You know, I was going to kind of, you have such an amazing section on remote work. And cause obviously that was an enormous change. And to be honest, I was going to kind of avoid the topic because I think it's been talked about a lot. However I've recently was speaking with the, the head of marketing at a consumer brand. And he was talking to me about the fact that his company, which had gone obviously remote now for manufacturers, there's, you know, your manufacturing, people need to be in the plant. You know, I mean, things don't get made without human beings making it happen, but there's a whole other set of capabilities that, that went remote and could stay remote. And they're insisting that everyone come back and I suppose everyone has to decide for themselves whether or not that's the right decision. But in my mind, particularly when I think about the digital realm, there's so many employment opportunities out there for the digitally savvy people that to insist on, on coming back completely to the way things were seems to me. But I would love your thought on this. Like how should, how should companies be thinking about the value of being in-person versus remote work and the, and the, the employment opportunities that opens up?

Gerald Kane (17:20):

Yeah, I mean, and th we're going to see that's the other sort of quote unquote exciting time is I think we're going to see a massive reshuffling. And there's no one right answer for everybody because employees say under 35 have hated remote work. You know, if I ask my students who wants to go work in an office, I think it was almost 100% for various reasons. They don't have a great work at home environment. They don't have a family to, you know, that they are spending time with have roommates that they may or may not get along with, but are stuck with. Whereas somebody, my age I'm perfectly content to stay at home. I got to spend more time with my teenagers and we bonded over stuff, but they hated it for a lot of it, but it was a great time.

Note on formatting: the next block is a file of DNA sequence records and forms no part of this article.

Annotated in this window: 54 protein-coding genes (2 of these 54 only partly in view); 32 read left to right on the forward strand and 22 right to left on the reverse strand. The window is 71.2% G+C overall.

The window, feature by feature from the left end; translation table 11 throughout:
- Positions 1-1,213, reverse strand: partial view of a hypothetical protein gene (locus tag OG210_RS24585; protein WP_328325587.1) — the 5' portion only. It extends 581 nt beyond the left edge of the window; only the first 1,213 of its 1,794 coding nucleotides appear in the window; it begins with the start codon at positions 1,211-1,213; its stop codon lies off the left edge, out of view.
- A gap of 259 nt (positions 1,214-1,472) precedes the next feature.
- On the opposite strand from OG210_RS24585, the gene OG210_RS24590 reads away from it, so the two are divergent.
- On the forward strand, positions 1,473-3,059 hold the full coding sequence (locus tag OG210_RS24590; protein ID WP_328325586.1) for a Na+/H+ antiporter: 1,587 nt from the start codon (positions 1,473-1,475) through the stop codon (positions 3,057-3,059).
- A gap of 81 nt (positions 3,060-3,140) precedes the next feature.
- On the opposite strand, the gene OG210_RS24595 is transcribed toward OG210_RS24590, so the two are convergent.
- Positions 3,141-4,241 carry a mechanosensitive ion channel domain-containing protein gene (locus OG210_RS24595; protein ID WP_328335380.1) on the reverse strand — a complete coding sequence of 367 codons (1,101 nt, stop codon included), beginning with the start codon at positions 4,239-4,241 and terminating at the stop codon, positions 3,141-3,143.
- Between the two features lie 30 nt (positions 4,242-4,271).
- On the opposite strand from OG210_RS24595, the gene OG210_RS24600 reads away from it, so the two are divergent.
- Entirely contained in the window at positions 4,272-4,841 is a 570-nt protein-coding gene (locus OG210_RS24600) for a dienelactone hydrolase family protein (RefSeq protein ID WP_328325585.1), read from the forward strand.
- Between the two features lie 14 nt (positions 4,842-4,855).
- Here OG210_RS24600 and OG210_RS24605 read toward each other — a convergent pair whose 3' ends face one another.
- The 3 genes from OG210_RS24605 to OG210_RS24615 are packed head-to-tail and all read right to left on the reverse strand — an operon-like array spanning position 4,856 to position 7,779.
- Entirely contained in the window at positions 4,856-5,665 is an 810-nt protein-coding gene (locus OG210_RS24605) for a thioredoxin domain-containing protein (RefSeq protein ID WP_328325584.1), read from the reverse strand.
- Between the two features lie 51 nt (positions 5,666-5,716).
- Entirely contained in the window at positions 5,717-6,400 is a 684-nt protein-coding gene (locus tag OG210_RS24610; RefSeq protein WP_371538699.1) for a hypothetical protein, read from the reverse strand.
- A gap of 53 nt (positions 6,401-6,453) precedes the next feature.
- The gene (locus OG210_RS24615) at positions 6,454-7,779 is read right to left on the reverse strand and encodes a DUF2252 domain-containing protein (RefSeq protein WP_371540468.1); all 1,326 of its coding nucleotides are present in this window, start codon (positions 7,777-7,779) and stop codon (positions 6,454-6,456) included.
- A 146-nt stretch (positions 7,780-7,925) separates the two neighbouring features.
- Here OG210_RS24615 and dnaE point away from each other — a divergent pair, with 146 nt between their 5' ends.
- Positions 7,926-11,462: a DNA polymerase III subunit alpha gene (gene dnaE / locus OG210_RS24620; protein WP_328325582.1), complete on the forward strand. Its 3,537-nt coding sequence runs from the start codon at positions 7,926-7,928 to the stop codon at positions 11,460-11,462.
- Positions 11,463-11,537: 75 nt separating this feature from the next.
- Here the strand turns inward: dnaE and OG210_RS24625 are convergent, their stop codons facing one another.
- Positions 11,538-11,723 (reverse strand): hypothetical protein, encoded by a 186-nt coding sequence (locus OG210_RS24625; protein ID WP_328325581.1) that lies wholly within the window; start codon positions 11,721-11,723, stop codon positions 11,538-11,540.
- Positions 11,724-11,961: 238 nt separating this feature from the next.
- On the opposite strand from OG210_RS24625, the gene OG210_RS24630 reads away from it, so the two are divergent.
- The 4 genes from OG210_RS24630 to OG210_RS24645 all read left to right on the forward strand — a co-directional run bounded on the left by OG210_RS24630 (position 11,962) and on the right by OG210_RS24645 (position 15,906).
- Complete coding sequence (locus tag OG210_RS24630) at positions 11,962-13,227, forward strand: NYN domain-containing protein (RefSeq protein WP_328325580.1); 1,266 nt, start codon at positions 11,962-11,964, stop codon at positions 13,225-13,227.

Gerald Kane (18:02):

You know, I, there were aspects of a lockdown that were really rewarding for me and I got, and I was super productive because I didn't have to go to pointless meetings. I didn't have to go commute into the office. So, but what we're seeing, so first thing to do, what I recommend companies do is at the very least take a step back survey your employees get a sense of where people are, what people want and figure out how you're going to combine the best of both worlds. Because I think anybody that says we're staying remote fully that's also not a great solution because there are things that you can do, like starting new projects as much better in person. Building culture is much better in person mentoring and, and networking as much better in person. And a lot of those things, innovation is much better in person.

Gerald Kane (18:56):

And so to, to throw all of that out, I think would be a mistake. At the same time, many companies have found that they can hire a more diverse workforce that they can get a more robust employee and talent base. It opens up new markets to them. That I think it'd be silly to only limit yourself to co located employees, particularly in San Francisco and Silicon valley. They've found that they've been able to access immense new talent because they're not limited to only people who can afford or willing to pay the premium to live in the San Francisco bay area. And so, you know, what do you do? And in some cases you know, one company I worked with started the pandemic with 10 employees is coming out of it with over a hundred. They had a very strong in-person office culture to start, but then the nine, the 900% growth were all employees that were outside of the area.